Broadway In The Heights
Welcome to Upper Manhattan—some might call it the barrio. Broadway has not gotten up around here too often since West Side Story. However, In the Heights, composer-lyricist Lin-Manuel Miranda’s affectionate slice-of-life musical set on a Washington Heights street corner, has none of the gang wars of the earlier Bernstein musical, focusing instead on the daily struggles of its characters. Now, after a long, circuitous Off-Broadway route, Heights finally opened on Broadway last night at the Richard Rodgers Theatre.
For out-of-towners, Washington Heights is a neighborhood in Manhattan, above 155th Street and below Inwood on the Island’s tip. It currently has a largely Hispanic demographic breakdown, so Heights appropriately boasts a very strong salsa and meringue flavored score, joining Passing Strange in an attempt to broaden Broadway’s musical palette.
Miranda plays Usnavi, the shy Dominican everyman bodega owner who knows everyone in the neighborhood and how they take their morning coffee. Many of Miranda’s numbers incorporate a sort of half rapping, half singing delivery that deftly handles a lot of the exposition. He also makes shrewd allusions to Ellington’s “Take the A Train” and Cole Porter.
This show just would not work if its lead did not exude an earnest likeability. Fortunately, Miranda’s Usnavi makes for a strong rooting interest as he deals with his undisciplined cousin Sonny and his unrequited love for the impossibly long-legged Vanessa, played by Karen Olivo (there is a reason she never has to pay for coffee).
The book by Quiara Allegria Hudes is not perfect, but it keeps the audience caring about the characters. Actually, the cleverest lines of Heights, like the explanation of Usnavi’s unlikely name, often come embedded in songs, in a way that makes it difficult to determine if book writer or songwriter deserve the credit.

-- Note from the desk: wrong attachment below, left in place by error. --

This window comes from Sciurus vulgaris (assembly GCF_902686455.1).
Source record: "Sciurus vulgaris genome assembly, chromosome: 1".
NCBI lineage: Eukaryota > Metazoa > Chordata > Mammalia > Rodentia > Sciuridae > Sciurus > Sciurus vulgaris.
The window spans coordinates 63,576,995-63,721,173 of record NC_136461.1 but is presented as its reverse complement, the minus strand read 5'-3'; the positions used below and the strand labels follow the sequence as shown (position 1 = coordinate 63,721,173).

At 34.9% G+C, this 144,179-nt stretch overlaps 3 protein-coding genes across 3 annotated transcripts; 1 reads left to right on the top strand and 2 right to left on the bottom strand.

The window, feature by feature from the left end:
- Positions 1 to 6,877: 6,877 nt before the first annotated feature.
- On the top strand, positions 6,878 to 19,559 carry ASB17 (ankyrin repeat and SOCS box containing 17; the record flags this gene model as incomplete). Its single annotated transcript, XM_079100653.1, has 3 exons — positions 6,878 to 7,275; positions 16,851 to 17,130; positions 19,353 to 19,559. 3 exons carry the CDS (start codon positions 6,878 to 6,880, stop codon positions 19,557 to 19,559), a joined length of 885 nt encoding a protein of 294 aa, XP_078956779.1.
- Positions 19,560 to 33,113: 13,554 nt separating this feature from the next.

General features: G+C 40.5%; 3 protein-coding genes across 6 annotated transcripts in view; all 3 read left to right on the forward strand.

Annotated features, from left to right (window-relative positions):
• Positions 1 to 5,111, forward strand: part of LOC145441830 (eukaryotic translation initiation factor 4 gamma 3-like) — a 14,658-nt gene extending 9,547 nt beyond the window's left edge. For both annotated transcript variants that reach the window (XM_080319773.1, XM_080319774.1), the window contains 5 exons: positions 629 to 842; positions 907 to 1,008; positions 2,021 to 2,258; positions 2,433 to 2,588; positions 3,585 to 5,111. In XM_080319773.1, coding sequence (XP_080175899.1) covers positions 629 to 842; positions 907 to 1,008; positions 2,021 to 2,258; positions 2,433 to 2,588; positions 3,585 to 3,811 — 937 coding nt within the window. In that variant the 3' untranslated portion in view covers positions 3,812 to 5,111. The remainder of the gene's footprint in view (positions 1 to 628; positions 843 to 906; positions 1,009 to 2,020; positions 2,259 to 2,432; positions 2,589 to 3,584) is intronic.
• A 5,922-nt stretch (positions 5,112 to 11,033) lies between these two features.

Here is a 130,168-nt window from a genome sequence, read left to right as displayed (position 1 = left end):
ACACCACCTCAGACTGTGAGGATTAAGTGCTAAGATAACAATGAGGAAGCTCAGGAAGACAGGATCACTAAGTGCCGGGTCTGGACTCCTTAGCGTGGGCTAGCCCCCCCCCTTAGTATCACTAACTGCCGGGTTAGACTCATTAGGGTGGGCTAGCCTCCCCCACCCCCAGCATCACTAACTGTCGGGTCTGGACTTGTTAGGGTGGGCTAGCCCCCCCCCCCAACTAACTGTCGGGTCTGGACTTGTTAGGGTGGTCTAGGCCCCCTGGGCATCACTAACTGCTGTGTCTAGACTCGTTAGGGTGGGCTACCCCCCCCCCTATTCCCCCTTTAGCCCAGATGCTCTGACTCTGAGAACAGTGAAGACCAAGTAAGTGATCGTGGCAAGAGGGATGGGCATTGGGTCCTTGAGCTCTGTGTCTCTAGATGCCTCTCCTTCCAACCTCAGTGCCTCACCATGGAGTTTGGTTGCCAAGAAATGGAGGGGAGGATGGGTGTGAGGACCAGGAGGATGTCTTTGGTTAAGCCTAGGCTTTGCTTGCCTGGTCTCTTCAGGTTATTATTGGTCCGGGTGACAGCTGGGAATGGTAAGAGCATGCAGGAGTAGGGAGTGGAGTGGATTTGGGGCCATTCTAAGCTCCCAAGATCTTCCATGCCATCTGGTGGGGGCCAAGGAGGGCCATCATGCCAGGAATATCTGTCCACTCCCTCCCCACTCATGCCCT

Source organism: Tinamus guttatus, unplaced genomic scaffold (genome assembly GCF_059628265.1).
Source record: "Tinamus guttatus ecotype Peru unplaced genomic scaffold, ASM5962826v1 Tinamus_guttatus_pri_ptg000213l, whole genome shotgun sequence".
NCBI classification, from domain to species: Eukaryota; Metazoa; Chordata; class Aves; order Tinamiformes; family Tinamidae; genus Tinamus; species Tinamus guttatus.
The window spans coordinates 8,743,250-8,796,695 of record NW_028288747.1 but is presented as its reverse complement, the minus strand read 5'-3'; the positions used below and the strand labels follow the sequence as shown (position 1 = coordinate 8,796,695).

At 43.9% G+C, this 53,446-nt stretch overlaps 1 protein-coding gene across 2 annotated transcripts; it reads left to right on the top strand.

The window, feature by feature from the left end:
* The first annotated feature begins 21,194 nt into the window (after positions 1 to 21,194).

The matriarch and moral center of the neighborhood is Usnavi’s Cuban “grandmother” Claudia, played touchingly by Olga Merediz, who one way or another figures in some of Heights’ most moving numbers, including “Paciencia y Fe (Patience and Faith).” It vividly describes her past life in Havana as well as her family’s sudden flight, which though not explained in song, obviously involves a certain bearded dictator.
While there are moving moments in the various subplots, the music is what really stands out in Heights. “96,000” is a rousing show-stopper for the entire cast and “The Club/Fireworks” is a well staged conclusion to the first act. Even Eliseo Roman in a small role as a street vendor competing with Mister Softee gets a big hand for “Piragua.”
Miranda’s Latin music is infectious and the band sounds great throughout. It includes a number of jazz musicians (or at least musicians with jazz experience), including: trombonists Joseph Fieldler and Ryan Keberle, trumpeter Raul Agraz, Kristy Norter on reeds, percussionist Andres Patrick Ferero, and bassist Irio O’Farrill. Together they contribute enormously to the show’s success.
One of the questions hanging over Heights is whether or not this corner is a neighborhood or simply a way-station. It is hard to ignore the fact that the characters never express a sense of American identity. Rather it is their roots in DR or PR that define them. Perhaps Usnavi takes a step towards answering this question in the nicely drawn conclusion. Yet to its credit, Heights values things like family, hard work, education, sacrifice, music, and yes, community.
Ultimately though, the music of Heights defines the show—it is probably the best original score to grace Broadway stages in years. Together with the charisma of its lead, it provides a fresh theater experience, which should give Heights a long, successful run.